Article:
Background
A Knowledge Graph (KG) is a directed graph whose nodes are entities ${E}$, and edges ${R}$ denote their relations. Formally, we define KG as ${KG}=\{(h,r,t) h,r\in {E}, r\in {R}\}$, where each triplet $(h,r,t)$ indicates a fact that there is a relationship $r$ from the head entity $h$ to the tail entity $t$.
The useritem interaction data is usually presented as a bipartite graph. In particular, we use ${U}=\{u_{t}\}_{t=1}^{M}$ and ${I}=\{i_{t}\}_{t=1}^{N}$ to separately denote the user set and the item set, where $M$ and $N$ are the number of users and items, respectively. Following that (Chaudhari, Azaria, and Mitchell 2016), we represent the interaction between a user and an item with a triplet $\tau=$($u$, interact, $i$), if there is an observed interaction (e.g., rate, click, and view feedbacks), where the interaction is a predefined relation.
We merge the item set and the entity set through string matching: ${I}\subseteq{E}$, ${G}=\{(h,r,t)h,r\in {E}',r\in {R}'\}$, where ${E}'={E}\cup{U}$ and ${R}'={R}\cup\{\text{interact}\}$. For consistency, the KG in the rest of paper denotes the combined graph ${G}$, including both the original KG and useritem data, unless otherwise noted.
Preference Inference via Paths
The triplets in the KG clearly describe direct or indirect (i.e. multiplestep) relational properties of items, which shall constitute one or several paths between the given user and item pair. We explore these paths in order to achieve comprehensive reasoning and understanding for a recommendation.
Within ${G}$, we formally define the path from the user $u$ to the item $i$ as a sequence of entities and relations: $p=[e_{1}\xrightarrow{r_{1}}e_{2}\xrightarrow{r_{2}}\cdots\xrightarrow{r_{L1}}e_{L}]$, where $e_{1}=u$, $e_{L}=i$; $(e_{l},r_{l},e_{l+1})$ is the $l$th triplet in $p$, and $L$ denotes the number of triplets in the path. We elaborate on the construction of paths in the Path Extraction section of the paper.
Next, we will use a realistic example to show the sophisticated relationships (i.e. paths) between a user and an item behind their possible interactions, which inspires us to model the highlevel semantics of a path compositionally by considering both entities and (multiplestep) relationships.
Examples: Consider the music recommendation shown in Figure 1, where the “listen to 'Castle on the Hill'” behavior of user Alice can be referred by the following paths:
 $p_{1}=\text{[Alice}\xrightarrow{\text{Interact}}\text{Shape of You}\xrightarrow{\text{IsSongOf}}\div\xrightarrow{\text{ContainSong}}\text{Castle on the Hill]}$;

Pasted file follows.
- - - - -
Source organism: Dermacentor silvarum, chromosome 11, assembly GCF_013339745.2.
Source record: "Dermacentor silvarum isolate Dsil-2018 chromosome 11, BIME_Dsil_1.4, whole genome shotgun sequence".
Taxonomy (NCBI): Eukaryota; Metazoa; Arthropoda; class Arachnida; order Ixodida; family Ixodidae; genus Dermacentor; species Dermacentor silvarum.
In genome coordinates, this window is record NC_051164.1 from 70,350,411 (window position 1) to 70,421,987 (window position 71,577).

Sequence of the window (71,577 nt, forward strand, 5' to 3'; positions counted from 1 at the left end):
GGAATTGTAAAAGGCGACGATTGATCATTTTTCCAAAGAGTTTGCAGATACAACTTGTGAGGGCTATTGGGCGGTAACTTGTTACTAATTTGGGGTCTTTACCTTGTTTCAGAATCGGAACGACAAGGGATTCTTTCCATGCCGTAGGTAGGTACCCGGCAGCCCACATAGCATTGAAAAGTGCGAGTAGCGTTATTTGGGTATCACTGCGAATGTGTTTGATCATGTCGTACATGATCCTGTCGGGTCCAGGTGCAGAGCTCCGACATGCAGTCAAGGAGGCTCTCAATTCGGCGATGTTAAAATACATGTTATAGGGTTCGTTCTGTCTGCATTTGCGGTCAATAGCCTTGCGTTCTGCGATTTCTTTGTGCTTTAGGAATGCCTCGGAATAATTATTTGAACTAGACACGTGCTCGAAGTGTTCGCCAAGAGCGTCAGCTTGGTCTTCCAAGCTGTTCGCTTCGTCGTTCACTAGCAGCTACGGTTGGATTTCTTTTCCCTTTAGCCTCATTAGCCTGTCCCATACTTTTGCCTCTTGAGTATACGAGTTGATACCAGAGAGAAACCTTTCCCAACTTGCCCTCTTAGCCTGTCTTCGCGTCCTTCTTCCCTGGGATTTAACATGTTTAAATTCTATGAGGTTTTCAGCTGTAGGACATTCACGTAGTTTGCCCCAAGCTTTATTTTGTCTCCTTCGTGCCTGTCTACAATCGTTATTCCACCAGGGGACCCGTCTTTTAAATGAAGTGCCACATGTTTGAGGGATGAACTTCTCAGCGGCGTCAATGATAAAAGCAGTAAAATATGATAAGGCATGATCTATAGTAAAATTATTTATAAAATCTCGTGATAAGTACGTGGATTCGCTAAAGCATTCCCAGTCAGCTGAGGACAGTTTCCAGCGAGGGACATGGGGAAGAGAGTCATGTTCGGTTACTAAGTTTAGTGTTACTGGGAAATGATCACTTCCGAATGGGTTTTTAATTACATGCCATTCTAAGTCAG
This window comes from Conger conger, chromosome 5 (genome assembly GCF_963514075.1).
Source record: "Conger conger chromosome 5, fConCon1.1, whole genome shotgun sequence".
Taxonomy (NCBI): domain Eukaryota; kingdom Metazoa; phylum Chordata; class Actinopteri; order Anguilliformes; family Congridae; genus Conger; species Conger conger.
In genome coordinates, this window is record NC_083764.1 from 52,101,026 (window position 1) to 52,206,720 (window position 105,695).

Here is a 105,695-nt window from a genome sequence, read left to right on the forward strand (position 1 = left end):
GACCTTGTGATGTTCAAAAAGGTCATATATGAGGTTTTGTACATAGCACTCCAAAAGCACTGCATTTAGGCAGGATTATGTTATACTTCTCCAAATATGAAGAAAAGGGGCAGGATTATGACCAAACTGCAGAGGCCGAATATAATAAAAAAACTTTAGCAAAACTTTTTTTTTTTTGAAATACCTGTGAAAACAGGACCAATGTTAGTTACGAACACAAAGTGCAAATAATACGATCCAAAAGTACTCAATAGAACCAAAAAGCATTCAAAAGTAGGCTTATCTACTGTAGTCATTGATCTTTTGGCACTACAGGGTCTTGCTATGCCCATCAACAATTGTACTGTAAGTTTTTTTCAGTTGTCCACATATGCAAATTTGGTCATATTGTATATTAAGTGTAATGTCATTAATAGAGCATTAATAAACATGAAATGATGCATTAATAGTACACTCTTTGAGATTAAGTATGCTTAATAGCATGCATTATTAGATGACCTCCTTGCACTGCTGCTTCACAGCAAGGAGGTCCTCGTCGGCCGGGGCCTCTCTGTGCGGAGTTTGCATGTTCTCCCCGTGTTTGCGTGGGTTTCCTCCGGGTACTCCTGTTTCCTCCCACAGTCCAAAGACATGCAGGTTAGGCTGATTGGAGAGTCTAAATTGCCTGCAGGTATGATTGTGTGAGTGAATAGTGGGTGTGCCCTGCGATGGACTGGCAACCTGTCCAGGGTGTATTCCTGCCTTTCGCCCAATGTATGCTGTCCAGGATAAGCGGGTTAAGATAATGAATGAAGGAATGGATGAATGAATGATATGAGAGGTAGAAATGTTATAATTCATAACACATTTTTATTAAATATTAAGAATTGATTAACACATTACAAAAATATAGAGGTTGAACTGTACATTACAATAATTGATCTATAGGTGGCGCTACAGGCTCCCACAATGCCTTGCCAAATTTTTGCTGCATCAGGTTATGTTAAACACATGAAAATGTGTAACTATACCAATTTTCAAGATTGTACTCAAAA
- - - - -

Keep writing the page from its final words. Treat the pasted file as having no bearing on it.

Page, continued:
$p_{2}=~\text{[Alice}\xrightarrow{\text{Interact}}\text{Shape of You}\xrightarrow{\text{SungBy}}\text{Ed Sheeran}\xrightarrow{\text{IsSingerOf}}\text{Castle on the Hill]}$.
 $p_{3}=~\text{[Alice}\xrightarrow{\text{Interact}}\text{Shape of You}\xrightarrow{\text{InteractedBy}}\text{Tony}\xrightarrow{\text{Interact}}\text{Castle on the Hill]}$;
These paths from the same user Alice to the same item, "Castle on the Hill," obviously express their different multiplestep relations, and implies various compositional semantics and possible explanations of the listen behavior. In particular, $p_{1}$ and $p_{2} $ infer that Alice may prefer songs that belonging to the album $\div$ and the songs sung by Ed Sheeran, while $p_{3}$ reflects the collaborative filtering (CF) effect: similar users tend to have similar preferences.
Therefore, from the view of reasoning, we consume the connectivity along all paths to learn compositional relation representations, and weighted pool them together for predicting the interact relationship between the user and the target item.
Task Definition: Our task can be formulated as follows: given a user $u$, a target item $i$, and a set of paths ${P}(u,i)=\{p_{1},p_{2},\cdots,p_{K}\}$ connecting $u$ and $i$, the holistic goal is to estimate the interaction by:
$
\hat{y}_{ui}=f_{\Theta}(u,i{P}(u,i)),
% \hat{y}_{ui}=\Space{P}(\tau\Set{P}),
% \hat{y}_{ui}=\Space{P}((u,\text{interact},i)\Set{P}),
$
where $f$ denotes the underlying model with parameters $\Theta$, and $\hat{y}_{ui}$ presents the predicted score for the useritem interaction. Distinct from embeddingbased methods, we can explain $\hat{y}_{ui}$ as the plausibility score of the triplet $\tau=(u,{interact},i)$ inferred by the connectivity ${P}(u,i)$.
Modeling: KPRN takes a set of paths of each useritem pair as input and outputs a score indicating how possible the user will interact the target item. As illustrated in Figure 2, there are three key components: (1) the embedding layer to project three types of ID information: the entity, entity type, and the relation pointing to the next node into a latent space, (2) the LSTM layer that encodes the elements sequentially with the goal of capturing the compositional semantics of entities conditioned on relations, and (3) the pooling layer to combine multiple paths and output the final score of the given user interacting the target item.
Embedding layer
Given a path $p_{k}$, we project the type (\eg person or movie) and specific value (\eg Peter Jackson or The Hobbit II) of each entity into two separate embedding vectors, ${e}_{l}$$\in$${R}^{d}$ and ${e}'_{l}\in{R}^{d}$, where $d$ is the embedding size.